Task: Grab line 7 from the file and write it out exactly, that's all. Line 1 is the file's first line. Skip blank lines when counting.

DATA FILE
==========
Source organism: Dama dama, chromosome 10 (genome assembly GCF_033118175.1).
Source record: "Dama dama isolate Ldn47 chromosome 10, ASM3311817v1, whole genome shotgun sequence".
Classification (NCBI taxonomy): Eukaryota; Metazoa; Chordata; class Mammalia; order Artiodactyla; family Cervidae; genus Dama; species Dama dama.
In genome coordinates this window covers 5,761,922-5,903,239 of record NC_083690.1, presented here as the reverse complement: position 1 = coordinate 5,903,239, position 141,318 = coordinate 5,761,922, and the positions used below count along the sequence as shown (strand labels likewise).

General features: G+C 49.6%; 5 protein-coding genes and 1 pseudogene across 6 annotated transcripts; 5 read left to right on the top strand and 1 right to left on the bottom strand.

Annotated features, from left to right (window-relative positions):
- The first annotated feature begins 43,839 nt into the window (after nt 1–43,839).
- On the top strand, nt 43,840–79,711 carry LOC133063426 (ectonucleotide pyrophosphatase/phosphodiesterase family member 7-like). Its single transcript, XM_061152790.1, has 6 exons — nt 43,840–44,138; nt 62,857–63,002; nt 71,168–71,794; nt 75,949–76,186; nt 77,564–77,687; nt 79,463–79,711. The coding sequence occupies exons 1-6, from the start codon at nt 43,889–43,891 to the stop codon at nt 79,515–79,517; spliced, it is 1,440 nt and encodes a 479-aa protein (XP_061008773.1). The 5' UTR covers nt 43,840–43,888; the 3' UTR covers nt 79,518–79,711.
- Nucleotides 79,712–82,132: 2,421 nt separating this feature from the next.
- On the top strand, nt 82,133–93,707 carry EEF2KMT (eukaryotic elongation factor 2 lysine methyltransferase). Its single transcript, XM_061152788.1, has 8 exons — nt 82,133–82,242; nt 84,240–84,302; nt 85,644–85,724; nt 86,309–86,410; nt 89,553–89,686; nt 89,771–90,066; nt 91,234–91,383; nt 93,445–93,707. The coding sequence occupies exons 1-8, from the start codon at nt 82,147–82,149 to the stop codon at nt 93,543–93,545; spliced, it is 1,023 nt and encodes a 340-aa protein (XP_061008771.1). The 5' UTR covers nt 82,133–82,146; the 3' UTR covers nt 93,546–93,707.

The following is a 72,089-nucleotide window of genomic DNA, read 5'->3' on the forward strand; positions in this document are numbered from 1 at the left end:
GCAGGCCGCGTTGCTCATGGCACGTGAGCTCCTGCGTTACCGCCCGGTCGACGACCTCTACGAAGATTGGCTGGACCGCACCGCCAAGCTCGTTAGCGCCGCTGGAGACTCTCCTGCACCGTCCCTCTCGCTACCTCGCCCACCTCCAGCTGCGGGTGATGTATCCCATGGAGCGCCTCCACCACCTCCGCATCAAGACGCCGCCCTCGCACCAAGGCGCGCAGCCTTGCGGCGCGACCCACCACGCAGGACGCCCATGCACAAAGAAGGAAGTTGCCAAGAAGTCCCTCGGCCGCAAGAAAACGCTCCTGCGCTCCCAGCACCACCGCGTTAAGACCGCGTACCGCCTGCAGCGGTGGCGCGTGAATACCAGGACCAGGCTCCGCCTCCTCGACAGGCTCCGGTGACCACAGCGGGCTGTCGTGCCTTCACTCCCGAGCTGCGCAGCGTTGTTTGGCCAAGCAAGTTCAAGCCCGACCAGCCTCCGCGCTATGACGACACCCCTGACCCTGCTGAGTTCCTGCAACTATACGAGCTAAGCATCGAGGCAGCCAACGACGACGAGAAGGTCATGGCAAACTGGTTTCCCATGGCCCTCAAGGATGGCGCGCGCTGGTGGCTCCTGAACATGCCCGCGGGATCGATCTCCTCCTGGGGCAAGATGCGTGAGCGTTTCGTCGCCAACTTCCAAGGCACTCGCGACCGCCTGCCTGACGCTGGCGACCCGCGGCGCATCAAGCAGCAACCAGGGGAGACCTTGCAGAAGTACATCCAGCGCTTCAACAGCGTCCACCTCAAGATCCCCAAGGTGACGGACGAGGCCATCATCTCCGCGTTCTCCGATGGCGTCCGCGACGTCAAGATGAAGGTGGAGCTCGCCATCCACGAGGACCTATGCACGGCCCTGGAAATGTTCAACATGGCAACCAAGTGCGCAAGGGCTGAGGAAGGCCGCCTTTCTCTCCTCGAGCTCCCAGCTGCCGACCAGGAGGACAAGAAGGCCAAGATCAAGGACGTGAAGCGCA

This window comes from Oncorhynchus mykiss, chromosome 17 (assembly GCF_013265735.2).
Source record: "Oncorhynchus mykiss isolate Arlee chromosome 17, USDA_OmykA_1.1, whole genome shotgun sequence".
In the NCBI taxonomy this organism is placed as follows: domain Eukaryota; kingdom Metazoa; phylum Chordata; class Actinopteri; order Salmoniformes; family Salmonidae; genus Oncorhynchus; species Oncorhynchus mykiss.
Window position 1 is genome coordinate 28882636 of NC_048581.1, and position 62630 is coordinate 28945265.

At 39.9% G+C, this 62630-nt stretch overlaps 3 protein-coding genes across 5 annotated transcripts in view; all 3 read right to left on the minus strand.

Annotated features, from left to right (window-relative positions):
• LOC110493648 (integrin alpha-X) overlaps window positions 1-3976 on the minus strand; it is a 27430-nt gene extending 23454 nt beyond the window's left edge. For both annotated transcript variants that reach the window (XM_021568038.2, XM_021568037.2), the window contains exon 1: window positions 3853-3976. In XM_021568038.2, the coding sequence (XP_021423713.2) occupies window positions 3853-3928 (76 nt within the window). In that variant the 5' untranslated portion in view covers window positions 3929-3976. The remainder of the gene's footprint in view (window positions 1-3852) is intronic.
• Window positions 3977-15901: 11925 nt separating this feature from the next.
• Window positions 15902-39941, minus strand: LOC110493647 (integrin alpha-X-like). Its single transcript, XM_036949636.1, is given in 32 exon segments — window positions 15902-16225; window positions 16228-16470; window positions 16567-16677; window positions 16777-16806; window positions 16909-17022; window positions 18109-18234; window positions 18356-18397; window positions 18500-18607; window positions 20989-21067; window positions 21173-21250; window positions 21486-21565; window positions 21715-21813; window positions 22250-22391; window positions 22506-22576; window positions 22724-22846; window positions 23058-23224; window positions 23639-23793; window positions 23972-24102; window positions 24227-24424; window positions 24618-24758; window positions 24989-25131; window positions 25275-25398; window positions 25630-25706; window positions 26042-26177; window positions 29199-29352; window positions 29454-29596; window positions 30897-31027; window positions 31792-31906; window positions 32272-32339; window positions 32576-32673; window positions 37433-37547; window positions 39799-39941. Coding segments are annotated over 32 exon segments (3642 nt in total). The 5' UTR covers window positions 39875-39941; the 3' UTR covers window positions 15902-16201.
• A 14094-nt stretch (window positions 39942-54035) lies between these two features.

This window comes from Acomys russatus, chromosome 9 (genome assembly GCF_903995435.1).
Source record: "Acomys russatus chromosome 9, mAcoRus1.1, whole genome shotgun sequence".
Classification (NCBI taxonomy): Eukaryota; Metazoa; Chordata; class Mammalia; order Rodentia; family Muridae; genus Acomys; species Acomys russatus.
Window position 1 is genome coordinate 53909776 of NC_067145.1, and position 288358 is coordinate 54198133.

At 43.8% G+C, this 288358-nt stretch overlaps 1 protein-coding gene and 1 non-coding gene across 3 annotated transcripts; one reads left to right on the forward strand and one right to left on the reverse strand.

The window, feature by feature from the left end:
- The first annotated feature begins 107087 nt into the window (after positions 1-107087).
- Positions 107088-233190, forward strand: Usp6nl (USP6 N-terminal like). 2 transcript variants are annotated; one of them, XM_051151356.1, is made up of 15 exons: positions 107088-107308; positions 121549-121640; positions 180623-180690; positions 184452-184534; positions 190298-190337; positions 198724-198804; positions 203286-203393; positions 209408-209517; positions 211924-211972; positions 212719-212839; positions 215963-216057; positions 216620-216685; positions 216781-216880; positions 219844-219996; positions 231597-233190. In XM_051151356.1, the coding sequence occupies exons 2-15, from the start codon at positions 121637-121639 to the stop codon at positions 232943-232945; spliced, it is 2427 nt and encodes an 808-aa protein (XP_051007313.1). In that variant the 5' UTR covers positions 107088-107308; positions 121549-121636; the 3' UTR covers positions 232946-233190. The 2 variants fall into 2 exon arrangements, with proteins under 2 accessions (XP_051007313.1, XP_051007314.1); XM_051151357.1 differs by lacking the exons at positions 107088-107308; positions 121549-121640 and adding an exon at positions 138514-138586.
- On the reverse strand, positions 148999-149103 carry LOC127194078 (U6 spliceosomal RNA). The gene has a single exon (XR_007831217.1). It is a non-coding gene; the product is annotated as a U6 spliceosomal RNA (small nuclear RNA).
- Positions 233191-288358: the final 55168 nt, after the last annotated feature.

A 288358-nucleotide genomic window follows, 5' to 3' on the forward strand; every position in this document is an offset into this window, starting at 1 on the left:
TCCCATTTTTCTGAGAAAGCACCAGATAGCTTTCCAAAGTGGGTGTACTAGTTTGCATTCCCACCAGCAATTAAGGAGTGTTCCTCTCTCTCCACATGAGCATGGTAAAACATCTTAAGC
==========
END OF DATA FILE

- The first annotated feature begins 43,839 nt into the window (after nt 1–43,839).